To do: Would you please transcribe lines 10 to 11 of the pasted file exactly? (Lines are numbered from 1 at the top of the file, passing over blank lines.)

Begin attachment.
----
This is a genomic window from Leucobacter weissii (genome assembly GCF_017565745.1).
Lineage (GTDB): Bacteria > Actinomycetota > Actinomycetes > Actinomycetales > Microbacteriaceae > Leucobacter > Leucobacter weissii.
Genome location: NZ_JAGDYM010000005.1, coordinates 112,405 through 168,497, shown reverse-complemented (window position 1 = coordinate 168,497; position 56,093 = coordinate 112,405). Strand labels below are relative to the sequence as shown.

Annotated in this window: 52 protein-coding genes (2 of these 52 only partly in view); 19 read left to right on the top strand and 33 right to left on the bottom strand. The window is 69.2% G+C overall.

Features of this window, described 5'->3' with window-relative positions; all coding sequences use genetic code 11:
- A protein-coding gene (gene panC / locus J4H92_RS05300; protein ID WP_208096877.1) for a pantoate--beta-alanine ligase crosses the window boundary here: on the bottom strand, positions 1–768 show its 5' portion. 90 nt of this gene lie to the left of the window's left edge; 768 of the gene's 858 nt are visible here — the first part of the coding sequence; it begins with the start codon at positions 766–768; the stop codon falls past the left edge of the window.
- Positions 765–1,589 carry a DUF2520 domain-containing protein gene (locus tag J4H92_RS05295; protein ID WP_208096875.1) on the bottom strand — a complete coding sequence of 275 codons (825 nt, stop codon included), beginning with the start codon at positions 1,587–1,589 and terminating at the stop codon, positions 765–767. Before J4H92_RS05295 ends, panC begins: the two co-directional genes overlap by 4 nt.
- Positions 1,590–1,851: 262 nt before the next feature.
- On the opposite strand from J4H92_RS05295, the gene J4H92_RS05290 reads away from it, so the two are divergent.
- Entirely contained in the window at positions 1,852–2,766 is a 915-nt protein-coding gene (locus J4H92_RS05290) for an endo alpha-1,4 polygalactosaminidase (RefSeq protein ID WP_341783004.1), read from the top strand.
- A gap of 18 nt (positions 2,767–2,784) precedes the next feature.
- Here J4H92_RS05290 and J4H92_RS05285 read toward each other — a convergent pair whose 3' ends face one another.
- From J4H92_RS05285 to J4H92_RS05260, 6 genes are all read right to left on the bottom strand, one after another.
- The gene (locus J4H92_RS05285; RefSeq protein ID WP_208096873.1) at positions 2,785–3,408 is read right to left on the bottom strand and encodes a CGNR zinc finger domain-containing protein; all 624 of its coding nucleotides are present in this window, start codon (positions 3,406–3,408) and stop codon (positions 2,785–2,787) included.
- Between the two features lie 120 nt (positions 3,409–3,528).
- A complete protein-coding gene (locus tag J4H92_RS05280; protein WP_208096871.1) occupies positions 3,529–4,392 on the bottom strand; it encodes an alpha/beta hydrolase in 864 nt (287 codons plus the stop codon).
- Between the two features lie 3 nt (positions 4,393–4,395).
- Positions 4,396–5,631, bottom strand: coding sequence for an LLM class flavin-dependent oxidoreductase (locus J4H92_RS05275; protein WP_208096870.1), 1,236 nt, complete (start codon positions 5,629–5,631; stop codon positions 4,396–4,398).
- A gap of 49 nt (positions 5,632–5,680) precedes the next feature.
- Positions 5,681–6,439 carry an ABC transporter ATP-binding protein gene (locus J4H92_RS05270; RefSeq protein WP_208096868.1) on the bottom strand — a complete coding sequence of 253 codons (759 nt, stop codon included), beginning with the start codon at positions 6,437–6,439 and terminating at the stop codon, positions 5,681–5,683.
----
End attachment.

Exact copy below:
- Entirely contained in the window at positions 1,852–2,766 is a 915-nt protein-coding gene (locus J4H92_RS05290) for an endo alpha-1,4 polygalactosaminidase (RefSeq protein ID WP_341783004.1), read from the top strand.
- A gap of 18 nt (positions 2,767–2,784) precedes the next feature.